§ MR. COOPER
To ask the Secretary of State for the Home Department where the expenditure on the wheeled litter ambulances placed in the streets of London during the last two years by his authority is set out; whether he is aware that the London County Council submitted in its General Powers Bill of 1906 a proposal to establish a motor ambulance system for accidents for London, and that proposal received the unanimous support of this House; whether the clauses dealing with this proposal were struck out of the Bill in another place on his 1700 suggestion; whether the expenditure on wheeled litter ambulances was authorised by him after these clauses were struck out of this General Powers Bill; and whether he has power in any other county or town in England to charge the rate without the consent of the ratepayers and, if not, why is London the exception.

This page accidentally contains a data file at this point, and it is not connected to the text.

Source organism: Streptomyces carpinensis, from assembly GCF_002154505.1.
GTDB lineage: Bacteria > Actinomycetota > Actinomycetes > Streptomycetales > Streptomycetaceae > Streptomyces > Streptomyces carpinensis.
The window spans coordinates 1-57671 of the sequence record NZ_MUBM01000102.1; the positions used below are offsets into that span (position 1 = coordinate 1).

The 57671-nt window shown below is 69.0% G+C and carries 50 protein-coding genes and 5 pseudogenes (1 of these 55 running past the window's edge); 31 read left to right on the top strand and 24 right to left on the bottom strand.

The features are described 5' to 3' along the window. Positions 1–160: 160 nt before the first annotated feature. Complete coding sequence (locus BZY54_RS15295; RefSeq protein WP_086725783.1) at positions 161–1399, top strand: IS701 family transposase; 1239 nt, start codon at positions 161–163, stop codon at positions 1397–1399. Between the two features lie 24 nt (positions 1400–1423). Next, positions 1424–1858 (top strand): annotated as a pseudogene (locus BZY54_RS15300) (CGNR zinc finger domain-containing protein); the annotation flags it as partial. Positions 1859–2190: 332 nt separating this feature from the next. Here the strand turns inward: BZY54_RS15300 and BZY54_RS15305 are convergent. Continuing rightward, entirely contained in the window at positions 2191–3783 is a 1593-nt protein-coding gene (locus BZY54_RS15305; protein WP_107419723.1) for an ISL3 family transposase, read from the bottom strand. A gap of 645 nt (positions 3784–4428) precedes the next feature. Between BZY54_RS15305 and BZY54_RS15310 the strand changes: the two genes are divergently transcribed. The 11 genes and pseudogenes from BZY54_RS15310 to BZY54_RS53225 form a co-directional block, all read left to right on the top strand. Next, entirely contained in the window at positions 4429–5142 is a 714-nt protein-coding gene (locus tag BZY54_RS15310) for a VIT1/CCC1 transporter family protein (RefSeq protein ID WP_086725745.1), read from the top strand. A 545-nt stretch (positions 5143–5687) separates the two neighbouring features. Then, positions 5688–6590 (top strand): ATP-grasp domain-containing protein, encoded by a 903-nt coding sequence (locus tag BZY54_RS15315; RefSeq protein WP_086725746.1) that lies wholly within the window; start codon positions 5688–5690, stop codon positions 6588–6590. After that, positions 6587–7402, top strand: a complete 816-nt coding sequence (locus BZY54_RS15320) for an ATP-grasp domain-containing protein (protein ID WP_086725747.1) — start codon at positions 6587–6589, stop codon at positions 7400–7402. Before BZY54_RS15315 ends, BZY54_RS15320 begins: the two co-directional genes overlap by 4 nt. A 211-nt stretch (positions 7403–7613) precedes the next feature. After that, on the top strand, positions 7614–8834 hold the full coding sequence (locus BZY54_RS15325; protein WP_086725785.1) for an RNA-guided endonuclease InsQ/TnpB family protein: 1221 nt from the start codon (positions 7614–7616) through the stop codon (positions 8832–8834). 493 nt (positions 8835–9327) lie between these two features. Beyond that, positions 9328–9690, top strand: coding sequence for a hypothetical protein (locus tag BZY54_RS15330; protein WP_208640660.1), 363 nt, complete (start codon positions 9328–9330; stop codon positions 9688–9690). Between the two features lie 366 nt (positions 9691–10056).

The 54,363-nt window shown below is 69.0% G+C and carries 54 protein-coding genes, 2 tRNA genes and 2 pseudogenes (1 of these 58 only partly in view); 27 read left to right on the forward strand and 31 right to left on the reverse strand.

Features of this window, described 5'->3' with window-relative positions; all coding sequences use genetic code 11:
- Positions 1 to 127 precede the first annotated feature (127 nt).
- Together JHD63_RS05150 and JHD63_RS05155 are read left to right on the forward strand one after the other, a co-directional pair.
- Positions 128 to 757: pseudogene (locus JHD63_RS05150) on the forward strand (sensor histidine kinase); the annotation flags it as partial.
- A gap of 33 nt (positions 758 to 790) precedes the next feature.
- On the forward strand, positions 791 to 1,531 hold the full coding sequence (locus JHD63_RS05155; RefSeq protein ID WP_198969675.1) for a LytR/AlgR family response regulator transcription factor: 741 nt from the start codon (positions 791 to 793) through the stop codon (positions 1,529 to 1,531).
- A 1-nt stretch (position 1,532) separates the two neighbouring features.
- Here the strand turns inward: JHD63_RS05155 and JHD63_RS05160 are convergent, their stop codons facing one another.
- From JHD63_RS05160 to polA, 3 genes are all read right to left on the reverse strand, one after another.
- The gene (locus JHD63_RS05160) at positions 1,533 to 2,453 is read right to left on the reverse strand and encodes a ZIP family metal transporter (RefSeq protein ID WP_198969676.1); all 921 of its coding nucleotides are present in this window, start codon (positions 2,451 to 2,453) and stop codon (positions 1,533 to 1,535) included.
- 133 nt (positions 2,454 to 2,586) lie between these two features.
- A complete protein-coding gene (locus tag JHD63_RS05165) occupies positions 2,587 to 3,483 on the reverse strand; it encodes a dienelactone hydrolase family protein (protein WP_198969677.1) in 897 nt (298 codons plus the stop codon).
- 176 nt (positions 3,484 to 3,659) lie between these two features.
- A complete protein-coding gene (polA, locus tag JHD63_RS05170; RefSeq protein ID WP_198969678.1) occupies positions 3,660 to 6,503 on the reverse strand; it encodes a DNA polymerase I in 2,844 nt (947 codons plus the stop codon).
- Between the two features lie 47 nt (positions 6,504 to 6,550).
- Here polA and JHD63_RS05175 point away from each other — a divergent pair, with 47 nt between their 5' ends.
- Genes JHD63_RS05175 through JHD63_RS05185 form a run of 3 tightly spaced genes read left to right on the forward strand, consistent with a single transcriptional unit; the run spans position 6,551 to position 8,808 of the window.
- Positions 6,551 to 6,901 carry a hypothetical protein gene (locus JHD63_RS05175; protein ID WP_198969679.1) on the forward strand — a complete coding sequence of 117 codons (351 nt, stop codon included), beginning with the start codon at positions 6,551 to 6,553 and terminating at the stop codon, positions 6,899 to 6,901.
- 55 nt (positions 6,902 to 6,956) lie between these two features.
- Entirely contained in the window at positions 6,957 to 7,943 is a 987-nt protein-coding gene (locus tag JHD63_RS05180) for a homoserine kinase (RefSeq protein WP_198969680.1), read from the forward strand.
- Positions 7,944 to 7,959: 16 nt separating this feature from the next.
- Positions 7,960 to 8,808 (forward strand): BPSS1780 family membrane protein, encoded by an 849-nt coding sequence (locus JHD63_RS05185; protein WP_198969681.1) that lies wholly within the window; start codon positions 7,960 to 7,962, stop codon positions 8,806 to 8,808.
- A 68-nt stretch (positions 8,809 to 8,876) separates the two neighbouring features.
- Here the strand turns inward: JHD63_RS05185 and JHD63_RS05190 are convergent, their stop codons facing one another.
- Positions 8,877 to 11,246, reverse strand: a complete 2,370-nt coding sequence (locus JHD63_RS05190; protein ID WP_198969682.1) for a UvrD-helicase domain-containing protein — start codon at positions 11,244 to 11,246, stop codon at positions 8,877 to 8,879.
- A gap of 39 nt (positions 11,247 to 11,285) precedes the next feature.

(Answered by Mr. Secretary Gladstone.) Particulars of the expenditure from the Metropolitan Police Fund in respect of wheeled litter ambulances are not shown separately in the accounts of the Receiver for the Metropolitan Police District. The London County Council's Bill of 1906 provided for general powers to establish an ambulance service, but their intention was only to provide a service of an experimental and limited character. The clauses dealing with the matter were thrown out by a Committee of the House of Lords after consideration of the Home Office Report on the Bill, and a Departmental Committee was shortly afterwards appointed to inquire into the whole question. Wheeled litters have been sanctioned since 1906, and others previously sanctioned have been placed out since that date, according as it has been found possible to meet existing needs. I have no similar powers elsewhere than in the Metropolitan Police District, the powers as regards the provision of litters in that district belonging to the Secretary of State as police authority for the Metropolis.